If you don’t already know about Rebuilding Together Oakland (RTO), I’m here to tell you what I know from my very recent hands-on experience as a donor and volunteer for this remarkable non-profit organization.
First let me say that I am not a skilled laborer. I am not a carpenter or a plumber or the fixer-upper type. I am more the type to hire those people. But I am tireless when I want to get something done. I can vacuum, sweep, scour sinks, wash dishes, clean, line cupboards, move furniture, white wash walls, and paint, all of which I did on two Saturdays, 8-5, in April.
But of course, I did not do this alone. I did it with a fabulous, 40-person team of volunteers made up of employees, clients, family and friends of our firm, Bell Investment Advisors, and a similar group from the law firm of Wendel, Rosen, Black and Dean, our business neighbors, who got us into this whole thing. It was an experience none of us will ever forget.
You have all seen those extreme home makeover shows on television at sometime or another. There’s nothing quite as satisfying as seeing those astonishing before-and-after results, especially when the recipient is someone, often elderly or disabled or disadvantaged in some way, who could never have made this happen themselves.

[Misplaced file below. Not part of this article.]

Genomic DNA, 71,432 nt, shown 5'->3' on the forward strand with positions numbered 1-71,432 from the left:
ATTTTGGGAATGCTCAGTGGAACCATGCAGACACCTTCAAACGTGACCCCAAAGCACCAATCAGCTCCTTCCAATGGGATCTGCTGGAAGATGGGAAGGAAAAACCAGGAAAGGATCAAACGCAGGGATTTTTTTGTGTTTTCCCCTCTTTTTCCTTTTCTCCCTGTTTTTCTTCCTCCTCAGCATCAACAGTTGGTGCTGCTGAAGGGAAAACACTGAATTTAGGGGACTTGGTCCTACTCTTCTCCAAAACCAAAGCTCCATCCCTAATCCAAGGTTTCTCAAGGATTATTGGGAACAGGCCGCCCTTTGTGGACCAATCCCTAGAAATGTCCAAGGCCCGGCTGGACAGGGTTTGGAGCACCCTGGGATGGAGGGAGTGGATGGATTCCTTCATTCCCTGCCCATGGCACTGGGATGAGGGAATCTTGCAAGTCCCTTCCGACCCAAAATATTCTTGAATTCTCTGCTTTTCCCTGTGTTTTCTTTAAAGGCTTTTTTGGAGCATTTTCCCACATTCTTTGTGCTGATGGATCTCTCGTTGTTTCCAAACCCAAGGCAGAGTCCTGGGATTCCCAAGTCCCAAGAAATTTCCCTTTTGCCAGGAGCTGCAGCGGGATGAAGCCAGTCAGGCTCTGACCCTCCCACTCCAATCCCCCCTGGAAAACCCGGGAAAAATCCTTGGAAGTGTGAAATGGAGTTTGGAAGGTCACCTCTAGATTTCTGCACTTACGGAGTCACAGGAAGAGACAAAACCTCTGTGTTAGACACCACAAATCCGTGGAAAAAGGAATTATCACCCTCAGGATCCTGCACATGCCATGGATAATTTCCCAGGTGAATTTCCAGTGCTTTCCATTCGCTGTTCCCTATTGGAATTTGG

Such was the case with our April RTO project. RTO does not build homes like Habitat for Humanity, but rehabs homes for homeowners who qualify for such assistance. The homeowner in this case, whom we’ll call Annie, is an elderly, disabled widow in East Oakland who is helping to care for her three grandchildren. She and her husband had owned this home for over 50 years, when he died in 2001. The before situation we were about to tackle at 8 am that first Saturday was about as bad as you can imagine.
But no time for emotional reactions or leaving the scene. Drink your coffee, eat your muffin, get on your Rebuilding Together t-shirts, pick up a pair of rubber gloves, a hammer or broom or screwdriver and get going. A team leader or project manager will tell you what to do. Go!
By the end of the first day, we were hot, tired, hungry, and still in overwhelm. So much left to do! Not even halfway there. What about the plumbing? The broken faucet? Those cabinets? The door?
During the week, there was time for a full range of emotions and deep reflection. Compassion grew. Someone bought curtains for all the rooms; someone else bought bedding; someone else bought new kitchen stuff; someone else stopped by to clear the drains. There’s nothing quite like doing, rather than saying.
Somehow, by the end of our second Saturday, there we all were standing side by side, proud and pooped, laughing and (some of us) welling up with tears in front of our Rebuilding Together banner and our job well done – Annie and her grandchildren and a broad mix of volunteers – strangers no more, forever changed by our experience of each other.
Sometimes making a good life happen for someone else makes your own life better.